From the macro perspective, what should I be doing at this point? Take some of the money from the house down payment earmarked funds to get rid of any and all CC debt? Would you keep renting out the house if you were in my shoes (I suspect rent could be a little bit higher given we had 3 applications and 10 people look at the house in the two weeks it was on the market last April). Would you ditch the management company? I'm a little fearful of missing something in the screening of applicants or not having the ability to market the house as well as a management company. We're currently in an apartment paying $685 in rent. I think we can get total expenses down to about $2500/month while we're here. We're also looking to buy a house (long story, but we're getting in a particular neighborhood, houses are about $110k...we're not going to have the 20% down, but at that price, 15 year mortgage at 2.875%, should only be paying PMI for 1.5-2 years even if we put 5% down).

Am I missing anything? Advice? Can someone with a household income of $60k and 28 years old hope to be FI in 15 years? I feel like I don't have the huge income to get the massive savings, although I can probably expect steady 1.5-3% pay raises each year plus a company guaranteed bonus. Should I always max out my 401(k) before doing any other savings (company matches 50% up to 6% of my salary; after a year, I'll have stock options which the company will match 25% of what I buy)? How does my 401(k)/403(b) balance count in my stash? Does it just get added to whatever I have in "normal" investment interests? What would you do if you were in my shoes with the rental property? My thinking is to keep it long-term. It's in an area of the city that is rapidly growing, great schools. It should appreciate over the next 5-10 years. If only I could get rid of the damn PMI on it.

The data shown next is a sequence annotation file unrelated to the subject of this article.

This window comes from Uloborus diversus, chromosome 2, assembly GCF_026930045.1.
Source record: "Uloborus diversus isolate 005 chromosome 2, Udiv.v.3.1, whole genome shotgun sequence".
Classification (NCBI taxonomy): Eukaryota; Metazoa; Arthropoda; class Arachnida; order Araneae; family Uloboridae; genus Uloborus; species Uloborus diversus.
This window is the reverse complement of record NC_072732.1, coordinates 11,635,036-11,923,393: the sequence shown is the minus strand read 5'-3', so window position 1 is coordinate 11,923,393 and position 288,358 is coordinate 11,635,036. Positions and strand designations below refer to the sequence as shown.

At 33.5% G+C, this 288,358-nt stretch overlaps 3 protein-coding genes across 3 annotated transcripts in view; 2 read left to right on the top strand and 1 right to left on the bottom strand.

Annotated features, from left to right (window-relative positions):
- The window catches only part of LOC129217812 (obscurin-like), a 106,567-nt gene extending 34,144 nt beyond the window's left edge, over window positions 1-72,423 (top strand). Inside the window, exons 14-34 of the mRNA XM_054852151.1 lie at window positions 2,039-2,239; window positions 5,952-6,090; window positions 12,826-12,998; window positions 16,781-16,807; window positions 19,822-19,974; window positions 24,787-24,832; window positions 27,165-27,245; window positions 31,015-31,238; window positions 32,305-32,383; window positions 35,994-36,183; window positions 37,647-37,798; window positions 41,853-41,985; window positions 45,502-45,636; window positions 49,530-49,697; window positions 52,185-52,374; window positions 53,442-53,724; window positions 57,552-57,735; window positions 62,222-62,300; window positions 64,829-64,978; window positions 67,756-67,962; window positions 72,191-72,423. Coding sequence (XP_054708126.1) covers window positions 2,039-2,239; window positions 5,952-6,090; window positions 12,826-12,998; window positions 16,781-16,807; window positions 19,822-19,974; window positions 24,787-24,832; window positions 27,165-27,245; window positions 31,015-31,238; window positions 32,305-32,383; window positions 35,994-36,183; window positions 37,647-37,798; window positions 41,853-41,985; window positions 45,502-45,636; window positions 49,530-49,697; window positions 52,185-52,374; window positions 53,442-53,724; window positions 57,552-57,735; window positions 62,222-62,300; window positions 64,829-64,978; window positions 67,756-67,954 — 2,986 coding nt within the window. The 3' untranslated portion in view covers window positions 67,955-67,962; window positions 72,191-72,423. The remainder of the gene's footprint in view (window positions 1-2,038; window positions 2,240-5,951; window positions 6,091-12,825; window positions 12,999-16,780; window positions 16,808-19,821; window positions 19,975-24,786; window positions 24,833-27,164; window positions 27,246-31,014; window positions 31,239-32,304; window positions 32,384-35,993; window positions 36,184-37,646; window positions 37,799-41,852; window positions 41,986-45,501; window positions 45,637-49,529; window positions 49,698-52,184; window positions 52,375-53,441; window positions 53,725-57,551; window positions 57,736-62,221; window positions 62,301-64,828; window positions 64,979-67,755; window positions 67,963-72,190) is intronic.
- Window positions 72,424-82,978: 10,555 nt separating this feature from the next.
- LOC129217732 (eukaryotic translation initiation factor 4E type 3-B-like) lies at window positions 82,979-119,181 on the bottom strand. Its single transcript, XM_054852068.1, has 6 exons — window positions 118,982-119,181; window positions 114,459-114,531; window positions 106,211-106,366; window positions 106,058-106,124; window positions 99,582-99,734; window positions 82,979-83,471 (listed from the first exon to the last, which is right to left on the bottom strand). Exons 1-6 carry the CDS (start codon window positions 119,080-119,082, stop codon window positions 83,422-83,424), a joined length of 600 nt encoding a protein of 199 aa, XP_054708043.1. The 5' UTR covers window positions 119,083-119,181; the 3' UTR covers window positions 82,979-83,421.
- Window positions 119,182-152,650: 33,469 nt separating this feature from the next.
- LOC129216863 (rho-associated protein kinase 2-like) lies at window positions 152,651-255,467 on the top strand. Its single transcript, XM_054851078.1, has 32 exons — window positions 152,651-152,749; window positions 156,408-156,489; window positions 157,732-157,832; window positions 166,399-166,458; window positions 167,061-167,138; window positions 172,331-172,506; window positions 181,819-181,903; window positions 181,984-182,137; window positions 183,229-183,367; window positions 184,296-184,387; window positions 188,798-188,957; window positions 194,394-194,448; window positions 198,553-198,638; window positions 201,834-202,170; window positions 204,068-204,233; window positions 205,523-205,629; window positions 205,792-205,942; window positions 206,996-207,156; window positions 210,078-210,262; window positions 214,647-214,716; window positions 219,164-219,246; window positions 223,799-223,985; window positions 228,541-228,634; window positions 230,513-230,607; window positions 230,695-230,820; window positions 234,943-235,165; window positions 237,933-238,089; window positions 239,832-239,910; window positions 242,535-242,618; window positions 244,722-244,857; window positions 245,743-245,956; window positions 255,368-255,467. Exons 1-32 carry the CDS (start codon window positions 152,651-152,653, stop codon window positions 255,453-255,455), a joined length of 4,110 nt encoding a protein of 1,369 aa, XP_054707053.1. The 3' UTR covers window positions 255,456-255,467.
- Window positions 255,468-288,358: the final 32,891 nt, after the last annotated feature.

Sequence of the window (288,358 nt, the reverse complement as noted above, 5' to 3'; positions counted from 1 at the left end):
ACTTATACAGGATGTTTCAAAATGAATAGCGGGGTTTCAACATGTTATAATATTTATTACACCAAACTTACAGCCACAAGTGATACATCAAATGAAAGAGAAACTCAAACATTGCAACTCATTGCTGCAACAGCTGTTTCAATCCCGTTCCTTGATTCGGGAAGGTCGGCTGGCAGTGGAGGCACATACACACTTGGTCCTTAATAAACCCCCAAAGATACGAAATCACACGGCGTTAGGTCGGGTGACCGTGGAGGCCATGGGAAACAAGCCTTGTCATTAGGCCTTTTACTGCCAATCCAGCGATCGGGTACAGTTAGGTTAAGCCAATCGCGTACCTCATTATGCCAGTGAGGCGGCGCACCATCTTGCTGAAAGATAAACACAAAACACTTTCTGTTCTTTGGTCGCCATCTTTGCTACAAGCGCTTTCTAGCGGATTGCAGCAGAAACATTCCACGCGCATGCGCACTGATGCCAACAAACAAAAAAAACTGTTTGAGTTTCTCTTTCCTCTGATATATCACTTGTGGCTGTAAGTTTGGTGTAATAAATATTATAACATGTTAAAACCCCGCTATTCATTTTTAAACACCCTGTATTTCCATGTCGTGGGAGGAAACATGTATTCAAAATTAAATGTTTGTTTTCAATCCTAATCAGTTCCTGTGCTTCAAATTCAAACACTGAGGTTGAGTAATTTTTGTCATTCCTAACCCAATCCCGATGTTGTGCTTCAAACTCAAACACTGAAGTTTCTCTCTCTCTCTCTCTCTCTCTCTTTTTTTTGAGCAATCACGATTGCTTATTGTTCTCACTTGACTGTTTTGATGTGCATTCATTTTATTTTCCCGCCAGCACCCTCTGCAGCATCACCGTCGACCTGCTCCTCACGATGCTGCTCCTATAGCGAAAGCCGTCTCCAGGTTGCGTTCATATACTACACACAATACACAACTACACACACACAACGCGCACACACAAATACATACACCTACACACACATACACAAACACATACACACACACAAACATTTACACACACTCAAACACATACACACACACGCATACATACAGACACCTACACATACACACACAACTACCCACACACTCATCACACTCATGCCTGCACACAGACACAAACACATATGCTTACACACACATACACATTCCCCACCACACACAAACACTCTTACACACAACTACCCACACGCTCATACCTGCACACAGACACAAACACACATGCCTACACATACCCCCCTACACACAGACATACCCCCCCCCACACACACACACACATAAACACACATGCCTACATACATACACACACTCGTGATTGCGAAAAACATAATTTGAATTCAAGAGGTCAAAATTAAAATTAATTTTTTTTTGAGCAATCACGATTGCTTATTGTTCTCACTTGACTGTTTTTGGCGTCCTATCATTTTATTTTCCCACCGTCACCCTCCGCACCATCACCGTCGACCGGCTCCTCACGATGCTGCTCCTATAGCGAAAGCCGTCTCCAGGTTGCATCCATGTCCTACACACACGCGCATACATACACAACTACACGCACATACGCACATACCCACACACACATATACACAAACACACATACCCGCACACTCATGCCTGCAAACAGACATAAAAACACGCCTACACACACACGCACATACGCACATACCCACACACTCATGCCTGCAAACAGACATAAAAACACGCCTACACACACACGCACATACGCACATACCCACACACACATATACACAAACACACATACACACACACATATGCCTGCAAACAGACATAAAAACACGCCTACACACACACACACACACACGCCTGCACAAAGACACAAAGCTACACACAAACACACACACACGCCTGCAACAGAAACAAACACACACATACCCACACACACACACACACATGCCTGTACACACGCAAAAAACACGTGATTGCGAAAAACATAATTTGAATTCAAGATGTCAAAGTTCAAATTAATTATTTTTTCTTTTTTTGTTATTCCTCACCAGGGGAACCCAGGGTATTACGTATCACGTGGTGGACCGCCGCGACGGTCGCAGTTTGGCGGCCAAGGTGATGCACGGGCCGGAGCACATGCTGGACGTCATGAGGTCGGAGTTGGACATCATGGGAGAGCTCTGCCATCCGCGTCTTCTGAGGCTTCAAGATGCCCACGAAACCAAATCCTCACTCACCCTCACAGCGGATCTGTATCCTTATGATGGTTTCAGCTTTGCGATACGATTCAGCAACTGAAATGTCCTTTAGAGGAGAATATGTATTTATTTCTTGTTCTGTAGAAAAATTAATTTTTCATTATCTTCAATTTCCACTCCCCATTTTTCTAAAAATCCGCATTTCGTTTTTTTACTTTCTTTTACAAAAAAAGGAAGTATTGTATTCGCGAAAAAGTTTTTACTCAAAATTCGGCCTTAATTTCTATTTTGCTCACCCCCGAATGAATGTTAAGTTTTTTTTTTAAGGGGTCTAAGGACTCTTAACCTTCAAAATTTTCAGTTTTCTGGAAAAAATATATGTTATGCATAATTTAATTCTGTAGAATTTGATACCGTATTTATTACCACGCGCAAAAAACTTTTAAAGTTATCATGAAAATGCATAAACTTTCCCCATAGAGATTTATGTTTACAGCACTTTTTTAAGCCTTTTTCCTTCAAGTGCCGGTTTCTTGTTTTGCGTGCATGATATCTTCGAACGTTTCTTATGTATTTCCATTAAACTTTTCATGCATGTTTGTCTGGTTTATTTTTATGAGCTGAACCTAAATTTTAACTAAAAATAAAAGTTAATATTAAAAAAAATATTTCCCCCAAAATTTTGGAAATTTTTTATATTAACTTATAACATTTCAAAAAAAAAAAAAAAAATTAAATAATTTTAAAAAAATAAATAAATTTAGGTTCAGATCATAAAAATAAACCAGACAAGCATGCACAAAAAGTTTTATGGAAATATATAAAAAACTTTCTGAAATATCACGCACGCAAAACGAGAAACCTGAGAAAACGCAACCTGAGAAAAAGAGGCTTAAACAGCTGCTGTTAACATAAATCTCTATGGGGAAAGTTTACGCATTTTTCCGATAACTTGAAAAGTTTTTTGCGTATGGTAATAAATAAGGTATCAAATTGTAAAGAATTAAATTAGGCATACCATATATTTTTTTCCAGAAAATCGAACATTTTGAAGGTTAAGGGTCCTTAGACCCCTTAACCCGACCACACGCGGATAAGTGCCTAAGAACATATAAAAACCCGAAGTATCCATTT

Thanks so much for your help! I'm looking forward to being part of this community! And apologies for the novel of a first post.

Title: Re: Advice and Evaluation of a New Mustachian
Post by: gooki on February 28, 2013, 02:24:15 AM
1. Yes pay off the credit card with your savings.
2. Make sure you get the maximum 401k match
3. A 50% savings rate would be a good target to aim for. Maintain this for 17 years and you'll be F.I.
Title: Re: Advice and Evaluation of a New Mustachian
Post by: Another Reader on February 28, 2013, 05:08:19 AM
In your shoes, I would move back into the house I owned when the lease is up or I would sell it.  On your salary (you don't mention any income for your wife) and with such a short time on the job, I would not buy another house - it's too risky.  How would you cover two mortgage payments on your net income if there were an extended vacancy?  Suppose the furnace gave out and you had to spend $4,000 to replace it?  What would you do if the job did not work out?

After tax considerations, the $984 house payment might not be much more than the apartment rent.  You would probably have to bring money to the table to sell it, so I would lean towards moving back in.  I would not put any money in a 529 plan - your income level with two kids means there should be some financial aid when they get to college.  Fund your retirement before you fund the kids' college.

I would roll over the 403b into an IRA and get that money working for me ASAP.  Pay off the credit card and see how much you can afford to contribute to 2012 IRA's for you and your wife out of your income and savings.